The Nature Methods editorial team gets together each month to pick interesting new methods developments that are published in other journals for the Research Highlights section. Unfortunately, we can't highlight all the great methods being developed. Below are a few exciting papers that we couldn't feature in our September issue.
BIOCHEMISTRY AND PROTEOMICS
Basanta, B. et al. An enumerative algorithm for de novo design of proteins with diverse pocket structures. PNAS https://doi.org/10.1073/pnas.2005412117 (2020).
A Rosetta-based approach enables enumerative de novo design of protein structures with the same backbone conformation but diverse pocket geometries. The authors design ~8000 nuclear transport factor 2 (NFT2) family-like proteins, experimentally test them for stability, and characterize several biophysically. Crystal structures obtained for 5 of these designs highlight the diversity achievable by their approach.
Yu, F. et al. Identification of modified peptides using localization-aware open search. Nat. Commun. 11, 4065 (2020).
A strategy for database searching allows the identification of post-translationally or chemically modified peptides in mass spectrometry-based proteomics experiments. It is implemented in MSFragger2.0. The approach uses a shifted ion index and localization-aware open search for fragment ion matching and scoring.
Carrasco-López, C. et al. Development of light-responsive protein binding in the monobody non-immunoglobulin scaffold. Nat. Commun. 11, 4045 (2020)
A light-controlled monobody (OptoMB) that targets an SH2 domain allows for targeted and reversible optogenetic control of binding in vitro and in cells. The OptoMB was used for rapid and efficient purification of SH2-tagged proteins from crude E. coli extract.
Gil, A.A. et al. Optogenetic control of protein binding using light-switchable nanobodies. Nat. Commun. 11, 4044 (2020).
Opto-nanobodies (OptoNBs) are chimeric photoswitchable proteins whose ability to bind target molecules can be enhanced or inhibited by treatment with blue light. OptoNB binding is reversible, and they can be used in a broad range of applications in vitro and in cells for controllable regulation of a variety of targets.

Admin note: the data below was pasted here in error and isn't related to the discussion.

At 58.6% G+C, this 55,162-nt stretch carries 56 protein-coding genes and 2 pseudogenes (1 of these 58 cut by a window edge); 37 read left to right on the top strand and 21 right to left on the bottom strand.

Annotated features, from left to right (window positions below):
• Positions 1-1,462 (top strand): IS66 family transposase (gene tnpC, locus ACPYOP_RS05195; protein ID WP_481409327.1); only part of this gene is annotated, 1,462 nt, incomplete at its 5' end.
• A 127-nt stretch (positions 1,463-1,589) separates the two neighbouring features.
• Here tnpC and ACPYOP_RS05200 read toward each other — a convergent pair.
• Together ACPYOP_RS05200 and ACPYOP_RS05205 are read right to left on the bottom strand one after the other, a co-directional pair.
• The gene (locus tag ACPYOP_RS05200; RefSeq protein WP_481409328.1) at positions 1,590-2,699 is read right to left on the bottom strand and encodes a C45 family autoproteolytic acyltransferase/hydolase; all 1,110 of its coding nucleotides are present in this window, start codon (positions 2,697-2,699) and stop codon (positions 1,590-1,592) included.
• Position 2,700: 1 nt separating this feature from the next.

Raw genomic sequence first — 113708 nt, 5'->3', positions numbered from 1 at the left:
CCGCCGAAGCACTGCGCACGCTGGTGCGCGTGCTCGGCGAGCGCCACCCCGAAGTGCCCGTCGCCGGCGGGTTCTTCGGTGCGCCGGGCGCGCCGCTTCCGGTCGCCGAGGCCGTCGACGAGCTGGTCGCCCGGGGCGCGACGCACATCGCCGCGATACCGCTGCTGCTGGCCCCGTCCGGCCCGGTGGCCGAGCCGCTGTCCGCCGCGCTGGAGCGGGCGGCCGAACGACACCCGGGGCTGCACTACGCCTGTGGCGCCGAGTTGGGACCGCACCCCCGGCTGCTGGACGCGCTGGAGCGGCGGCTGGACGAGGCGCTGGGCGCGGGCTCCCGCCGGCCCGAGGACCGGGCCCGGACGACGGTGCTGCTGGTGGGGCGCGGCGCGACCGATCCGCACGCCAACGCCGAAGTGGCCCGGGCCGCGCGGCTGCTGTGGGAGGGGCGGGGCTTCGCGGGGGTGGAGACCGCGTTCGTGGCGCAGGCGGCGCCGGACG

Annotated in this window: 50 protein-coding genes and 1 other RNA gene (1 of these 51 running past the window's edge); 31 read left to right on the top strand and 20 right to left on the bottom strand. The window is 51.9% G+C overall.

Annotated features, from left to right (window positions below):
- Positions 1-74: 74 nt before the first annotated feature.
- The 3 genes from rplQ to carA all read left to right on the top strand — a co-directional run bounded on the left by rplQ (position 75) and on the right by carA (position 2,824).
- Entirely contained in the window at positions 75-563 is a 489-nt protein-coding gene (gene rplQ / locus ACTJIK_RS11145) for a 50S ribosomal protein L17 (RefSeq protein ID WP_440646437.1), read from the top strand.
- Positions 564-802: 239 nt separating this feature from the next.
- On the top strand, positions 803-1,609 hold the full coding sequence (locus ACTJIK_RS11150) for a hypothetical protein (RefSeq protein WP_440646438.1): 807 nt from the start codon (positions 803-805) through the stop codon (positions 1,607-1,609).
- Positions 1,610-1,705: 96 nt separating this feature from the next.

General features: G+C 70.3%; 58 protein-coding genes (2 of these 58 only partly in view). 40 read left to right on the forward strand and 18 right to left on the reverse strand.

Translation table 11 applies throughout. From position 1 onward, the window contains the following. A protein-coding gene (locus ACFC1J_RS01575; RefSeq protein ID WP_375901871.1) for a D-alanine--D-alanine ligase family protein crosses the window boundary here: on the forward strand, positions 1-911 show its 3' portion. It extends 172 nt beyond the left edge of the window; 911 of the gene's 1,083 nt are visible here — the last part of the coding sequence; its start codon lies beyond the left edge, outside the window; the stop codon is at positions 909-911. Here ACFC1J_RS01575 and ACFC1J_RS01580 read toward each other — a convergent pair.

GENOMICS AND GENETICS
Su, J.-H. et al. Genome-Scale Imaging of the 3D Organization and Transcriptional Activity of Chromatin. Cell 182, 1-19 (2020).
The 3D organization of the genome and its relationship to gene expression is explored using a high-throughput platform that probes 1,000 genomic loci along with the transcription of more than 1,000 genes in thousands of single cells.
Bergen, V. et al. Generalizing RNA velocity to transient cell states through dynamical modeling. Nat. Biotechnol. https://doi.org/10.1038/s41587-020-0591-3 (2020).
RNA velocity reveals rich information about single-cell gene expression dynamics based on the ratio of spliced and unspliced mRNAs. Bergen et al. develop a computational tool called scVelo that generalizes RNA velocity to transient systems and systems with heterogeneous kinetics. Using likelihood-based dynamical models, scVelo leads to findings about gene regulation and cell fate decisions in neurogenesis and pancreatic endocrinogenesis.
Li, X. et al. Dynamic incorporation of multiple in silico functional annotations empowers rare variant association analysis of large whole-genome sequencing studies at scale. Nat. Genet. 52, 969–983 (2020).
Whole-genome/exome sequencing unveils large numbers of rare variants, whose contributions to phenotypes and diseases are often hard to ascertain statistically. Li et al. present STARR, a rare-variant association test method that leverages functional annotations using dynamic weighting. Application of STARR in the large-scale TOPMed dataset finds new associations with lipid traits.
Lapinaite, A. et al. DNA capture by a CRISPR-Cas9–guided adenine base editor. Science 369, 566–571 (2020).
Base editors have become a promising tool in the gene-editing toolbox. This paper applies single-particle cryo-EM to characterize the structure of the ABE8e complex, which contains Cas9, sgRNA and DNA target-strand, and reveals the underlying molecular basis for the different catalytic rates and base-editing outcomes offered by ABE7.10 and ABE8e variants.